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This morning, my husband got in the car and said one of the nicest things “It still has that new car smell.”

Well, at least there’s that.

This car has been with us for three weeks. We turned in our Toyota minivan at the end of its lease and decided to rock our world and get a totally different car.

A Honda minivan.

My husband said that if you closed your eyes, you could be driving the Toyota because it was so similar.

But I did not take his advice.

With four kids in the back, I don’t need to add driving with my eyes closed to my list of  things that will make this not seem like a new car.

In fact, even with just 50 percent child attendance, things can get tricky. One week after we got our car, I was taking the twins to saxophone lessons. Nobody wanted to go.  There is nothing to kill your kids’ excitement about playing an instrument like buying them said instrument. And there is nothing to get children to set the bickering to atomic like telling them to get in the car.

Even though our minivan has sliding doors on both sides, one child decided that they HAD to get in on one particular side, which happened to be the side where her sister HAD to sit and NOT MOVE HER LEGS AT ALL to accommodate her sister’s passage. I’d like to say that I was letting them try to work this out on their own, giving them the chance to put into place all of those diplomacy tips I have calmly delivered over the years, but frankly, I was trying to figure out whether this car had a nice little switch to fold in the side mirrors while you back out of the garage. It didn’t. Not that there was a big paint smear on the edge of the mirror from scraping against the garage door or anything.

So, when things were reaching a fevered pitch, “MOM, she called me a MEANIE,” I a little bit snapped and said.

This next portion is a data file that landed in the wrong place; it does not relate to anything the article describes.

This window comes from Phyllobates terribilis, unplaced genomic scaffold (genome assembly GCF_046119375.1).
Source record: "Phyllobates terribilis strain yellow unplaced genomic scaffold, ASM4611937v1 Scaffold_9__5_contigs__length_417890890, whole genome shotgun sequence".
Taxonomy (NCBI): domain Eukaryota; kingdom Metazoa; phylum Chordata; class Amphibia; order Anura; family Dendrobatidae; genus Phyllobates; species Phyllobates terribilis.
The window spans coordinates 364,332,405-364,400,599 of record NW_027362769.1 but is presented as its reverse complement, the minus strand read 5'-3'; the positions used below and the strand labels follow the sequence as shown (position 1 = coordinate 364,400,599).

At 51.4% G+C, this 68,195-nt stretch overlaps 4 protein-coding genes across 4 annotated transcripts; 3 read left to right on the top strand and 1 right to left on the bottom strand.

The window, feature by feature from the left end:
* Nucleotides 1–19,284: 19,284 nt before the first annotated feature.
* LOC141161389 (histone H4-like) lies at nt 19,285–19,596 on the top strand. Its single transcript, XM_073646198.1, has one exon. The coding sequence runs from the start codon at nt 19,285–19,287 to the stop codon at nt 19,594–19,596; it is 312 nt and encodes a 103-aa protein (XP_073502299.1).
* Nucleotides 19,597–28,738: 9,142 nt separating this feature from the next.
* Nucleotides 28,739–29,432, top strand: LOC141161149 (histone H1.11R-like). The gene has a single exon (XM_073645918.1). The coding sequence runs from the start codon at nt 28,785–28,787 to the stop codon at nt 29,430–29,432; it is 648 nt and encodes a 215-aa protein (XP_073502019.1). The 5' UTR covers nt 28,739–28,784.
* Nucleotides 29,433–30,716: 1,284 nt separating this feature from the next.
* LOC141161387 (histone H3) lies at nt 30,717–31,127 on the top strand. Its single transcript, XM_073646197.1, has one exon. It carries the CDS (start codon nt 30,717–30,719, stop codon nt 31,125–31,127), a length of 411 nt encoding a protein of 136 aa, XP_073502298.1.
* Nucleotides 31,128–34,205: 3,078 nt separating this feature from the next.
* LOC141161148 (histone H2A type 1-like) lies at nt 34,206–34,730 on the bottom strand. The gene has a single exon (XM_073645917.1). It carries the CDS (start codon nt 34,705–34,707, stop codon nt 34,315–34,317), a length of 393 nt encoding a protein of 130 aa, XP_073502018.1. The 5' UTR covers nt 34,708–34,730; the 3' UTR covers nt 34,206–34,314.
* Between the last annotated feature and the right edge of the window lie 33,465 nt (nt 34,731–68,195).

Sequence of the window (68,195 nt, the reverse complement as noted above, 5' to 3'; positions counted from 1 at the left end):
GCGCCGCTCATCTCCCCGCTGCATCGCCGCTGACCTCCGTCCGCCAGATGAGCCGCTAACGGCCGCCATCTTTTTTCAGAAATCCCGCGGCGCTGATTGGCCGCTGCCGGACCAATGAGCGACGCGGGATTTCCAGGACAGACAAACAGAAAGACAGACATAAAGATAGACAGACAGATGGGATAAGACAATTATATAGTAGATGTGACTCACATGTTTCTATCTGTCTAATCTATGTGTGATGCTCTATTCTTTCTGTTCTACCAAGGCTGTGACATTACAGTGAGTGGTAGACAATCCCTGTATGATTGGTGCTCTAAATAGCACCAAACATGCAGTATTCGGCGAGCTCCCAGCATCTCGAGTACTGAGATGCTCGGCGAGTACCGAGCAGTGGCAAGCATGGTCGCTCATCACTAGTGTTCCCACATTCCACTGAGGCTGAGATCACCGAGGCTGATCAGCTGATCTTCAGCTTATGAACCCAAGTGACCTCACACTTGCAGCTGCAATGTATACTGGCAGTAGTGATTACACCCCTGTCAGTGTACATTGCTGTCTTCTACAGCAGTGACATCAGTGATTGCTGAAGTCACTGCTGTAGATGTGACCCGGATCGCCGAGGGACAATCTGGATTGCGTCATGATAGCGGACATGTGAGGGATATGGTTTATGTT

“STOP being MEAN. AND STOP saying MEANIE and just go to the other side of the car  Just because your sister is choosing not to be generous, which is her right, just as it is our right to notice habitual non-generous behavior and form an opinion about that person . . .

“What’s habitual?”

“. . . doesn’t mean you have to play into it”

“FINE I’ll move.”

Five seconds of blissful silence while she gets into the car and is seated. Probably the only five seconds of silence that day.

I put the car into gear, manually folded the mirror in, and slowly took my foot off the brake


“What was that?”
Here’s where I got another five seconds of silence I wasn’t expecting.

“Um, Mom?” said one little girl. “You know the door is open, right?”

Long story short, I said a few words that the kids sometimes repeat, which I am only okay with because we don’t know any german speakers. We drove to saxophone with the door open (and when you go over 5 mph it the car beeps like a mutterficker) and I planned a trip to the dealer to see they could adjust what was clearly a minor problem.

On the next school day, I took our minivan to the dealer. After an hour in the waiting area (they have free wifi and something akin to what they call a “Hot Beverine” on The Simpsons), a service guy who I like to call Douchebag comes out to say

“You managed to bend the rails, so it’s going to be about $600 and it will take some more time to fix”

He said it would be done by 1 pm and gave me a ride home.

How I wish that were the end of this story.
One pm came and went. I called, they said they’d be done by three. I rearranged the carpool for Middle School pickup. At three I called and they said four. I ran over to the elementary school to walk home the younger kids. At four, they said it would be 5, so I got everyone on their bikes so we could ride down to deliver the middle schooler to her A Capella performance at the Farmer’s Market. Good thing the Farmer’s Market is right next to the bike shop, because the middle schooler fell of her bike and jammed the breaks, so she had to ride my bike to the performance (three phone calls on the way because she DOESN’T actually know how to get to the Farmer’s Market). I carried her bike with the little guys to the bike shop. Got to the market just in time for the performance. My phone battery was charged! I turned on the video and pressed play. They started singing! Beautiful version of “Cups!”
The phone rings, which of course automatically stops the video recording and is disturbing to everyone around me. It’s Douchebag, and the car is ready!

I send the middle schooler home on the bike with the girls and the boy and I bike over to the dealer (only two bikes can fit into the car.)

When we go to pick up the car, douchebag comes out and notes a faint smear of paint on the other side of the car. He looks at me and earns his nickname by saying

“Do you have a small garage?”